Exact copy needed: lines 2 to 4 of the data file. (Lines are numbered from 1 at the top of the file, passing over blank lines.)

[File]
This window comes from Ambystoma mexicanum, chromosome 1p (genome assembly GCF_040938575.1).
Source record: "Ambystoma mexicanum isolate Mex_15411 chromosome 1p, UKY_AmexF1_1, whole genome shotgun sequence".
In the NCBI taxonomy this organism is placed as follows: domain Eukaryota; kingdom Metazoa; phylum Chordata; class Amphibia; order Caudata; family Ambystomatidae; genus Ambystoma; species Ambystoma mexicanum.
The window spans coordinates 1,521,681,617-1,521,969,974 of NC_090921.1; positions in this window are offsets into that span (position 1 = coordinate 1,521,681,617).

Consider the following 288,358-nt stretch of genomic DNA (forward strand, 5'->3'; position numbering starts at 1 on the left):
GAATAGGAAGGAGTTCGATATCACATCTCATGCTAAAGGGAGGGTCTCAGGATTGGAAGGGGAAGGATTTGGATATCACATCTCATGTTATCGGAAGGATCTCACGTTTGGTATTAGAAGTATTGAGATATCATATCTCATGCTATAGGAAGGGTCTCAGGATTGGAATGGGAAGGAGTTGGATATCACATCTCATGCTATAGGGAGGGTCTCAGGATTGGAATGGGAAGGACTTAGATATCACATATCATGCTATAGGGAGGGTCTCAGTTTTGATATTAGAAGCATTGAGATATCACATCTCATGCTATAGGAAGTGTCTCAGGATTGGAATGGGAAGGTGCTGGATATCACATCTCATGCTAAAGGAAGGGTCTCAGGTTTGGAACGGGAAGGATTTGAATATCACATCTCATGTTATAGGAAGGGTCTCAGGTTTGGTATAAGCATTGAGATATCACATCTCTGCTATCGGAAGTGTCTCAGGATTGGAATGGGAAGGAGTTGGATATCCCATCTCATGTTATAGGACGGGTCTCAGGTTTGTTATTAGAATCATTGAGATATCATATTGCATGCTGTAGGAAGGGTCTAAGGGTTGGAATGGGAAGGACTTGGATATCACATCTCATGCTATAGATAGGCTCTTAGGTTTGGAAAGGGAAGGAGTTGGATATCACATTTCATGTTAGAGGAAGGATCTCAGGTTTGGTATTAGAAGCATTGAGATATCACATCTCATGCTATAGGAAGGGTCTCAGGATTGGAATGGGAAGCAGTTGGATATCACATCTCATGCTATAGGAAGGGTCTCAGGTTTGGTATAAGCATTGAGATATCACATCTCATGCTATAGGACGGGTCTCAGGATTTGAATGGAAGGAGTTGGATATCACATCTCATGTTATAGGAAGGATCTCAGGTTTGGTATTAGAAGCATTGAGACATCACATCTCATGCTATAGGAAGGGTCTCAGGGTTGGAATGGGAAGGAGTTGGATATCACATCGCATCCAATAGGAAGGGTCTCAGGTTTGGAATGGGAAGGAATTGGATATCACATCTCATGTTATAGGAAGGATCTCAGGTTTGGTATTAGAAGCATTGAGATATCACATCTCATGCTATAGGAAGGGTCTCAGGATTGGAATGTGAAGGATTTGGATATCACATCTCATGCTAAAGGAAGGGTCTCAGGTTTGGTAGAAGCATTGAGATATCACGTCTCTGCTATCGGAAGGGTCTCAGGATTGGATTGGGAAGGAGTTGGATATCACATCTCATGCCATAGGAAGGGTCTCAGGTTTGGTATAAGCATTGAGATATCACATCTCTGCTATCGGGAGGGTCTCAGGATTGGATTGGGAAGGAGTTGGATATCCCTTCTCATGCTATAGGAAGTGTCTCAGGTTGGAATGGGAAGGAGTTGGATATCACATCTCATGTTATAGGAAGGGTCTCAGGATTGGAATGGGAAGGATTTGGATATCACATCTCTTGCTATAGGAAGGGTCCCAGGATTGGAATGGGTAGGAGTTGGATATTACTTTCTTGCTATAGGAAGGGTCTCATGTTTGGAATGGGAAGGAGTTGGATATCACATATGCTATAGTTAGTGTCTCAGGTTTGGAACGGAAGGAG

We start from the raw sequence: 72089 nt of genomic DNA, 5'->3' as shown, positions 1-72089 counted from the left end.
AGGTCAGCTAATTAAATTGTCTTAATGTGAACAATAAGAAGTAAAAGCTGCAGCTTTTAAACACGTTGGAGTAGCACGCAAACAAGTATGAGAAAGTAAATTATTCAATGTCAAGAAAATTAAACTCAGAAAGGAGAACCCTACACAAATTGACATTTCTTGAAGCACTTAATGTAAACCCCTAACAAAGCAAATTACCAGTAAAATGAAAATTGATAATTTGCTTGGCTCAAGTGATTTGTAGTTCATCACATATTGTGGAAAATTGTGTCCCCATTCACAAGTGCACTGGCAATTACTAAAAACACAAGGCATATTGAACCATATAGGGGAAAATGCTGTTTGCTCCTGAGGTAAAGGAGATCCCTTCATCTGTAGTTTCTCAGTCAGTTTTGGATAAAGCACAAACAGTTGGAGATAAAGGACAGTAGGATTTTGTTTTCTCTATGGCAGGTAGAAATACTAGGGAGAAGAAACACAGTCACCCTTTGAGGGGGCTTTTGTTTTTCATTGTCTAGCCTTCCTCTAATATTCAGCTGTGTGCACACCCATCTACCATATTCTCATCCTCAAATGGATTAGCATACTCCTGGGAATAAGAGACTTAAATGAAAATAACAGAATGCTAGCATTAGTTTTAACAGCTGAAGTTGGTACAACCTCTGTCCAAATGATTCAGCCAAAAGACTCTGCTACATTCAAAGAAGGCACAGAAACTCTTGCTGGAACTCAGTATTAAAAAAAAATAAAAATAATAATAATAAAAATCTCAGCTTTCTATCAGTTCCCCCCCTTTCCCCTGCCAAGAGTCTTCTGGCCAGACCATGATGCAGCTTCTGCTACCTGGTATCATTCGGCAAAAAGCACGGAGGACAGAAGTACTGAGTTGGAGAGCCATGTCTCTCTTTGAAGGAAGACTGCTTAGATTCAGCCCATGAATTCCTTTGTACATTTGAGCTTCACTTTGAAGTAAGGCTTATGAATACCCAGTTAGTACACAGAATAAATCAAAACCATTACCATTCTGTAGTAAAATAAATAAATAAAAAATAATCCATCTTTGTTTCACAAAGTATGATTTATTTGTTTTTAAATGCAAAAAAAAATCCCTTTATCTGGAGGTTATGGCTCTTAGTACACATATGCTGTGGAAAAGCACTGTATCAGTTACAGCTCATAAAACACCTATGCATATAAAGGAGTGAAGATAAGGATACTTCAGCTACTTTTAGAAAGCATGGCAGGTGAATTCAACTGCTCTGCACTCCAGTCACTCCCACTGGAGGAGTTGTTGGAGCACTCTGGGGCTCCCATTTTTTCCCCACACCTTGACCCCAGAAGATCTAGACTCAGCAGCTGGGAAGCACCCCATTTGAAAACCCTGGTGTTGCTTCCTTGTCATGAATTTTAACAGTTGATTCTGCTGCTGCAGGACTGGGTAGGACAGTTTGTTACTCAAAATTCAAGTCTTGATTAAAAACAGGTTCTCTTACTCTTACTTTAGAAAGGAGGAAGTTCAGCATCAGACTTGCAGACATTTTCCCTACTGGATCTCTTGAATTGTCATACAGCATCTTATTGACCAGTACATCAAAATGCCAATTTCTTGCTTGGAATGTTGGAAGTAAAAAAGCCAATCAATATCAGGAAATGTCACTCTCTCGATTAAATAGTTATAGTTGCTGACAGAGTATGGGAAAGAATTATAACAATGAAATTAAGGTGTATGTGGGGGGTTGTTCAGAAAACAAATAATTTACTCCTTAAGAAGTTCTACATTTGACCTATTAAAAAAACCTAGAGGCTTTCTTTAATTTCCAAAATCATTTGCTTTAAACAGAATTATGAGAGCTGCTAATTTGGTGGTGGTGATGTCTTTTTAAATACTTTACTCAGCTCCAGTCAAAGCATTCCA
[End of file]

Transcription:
Source record: "Ambystoma mexicanum isolate Mex_15411 chromosome 1p, UKY_AmexF1_1, whole genome shotgun sequence".
In the NCBI taxonomy this organism is placed as follows: domain Eukaryota; kingdom Metazoa; phylum Chordata; class Amphibia; order Caudata; family Ambystomatidae; genus Ambystoma; species Ambystoma mexicanum.
The window spans coordinates 1,521,681,617-1,521,969,974 of NC_090921.1; positions in this window are offsets into that span (position 1 = coordinate 1,521,681,617).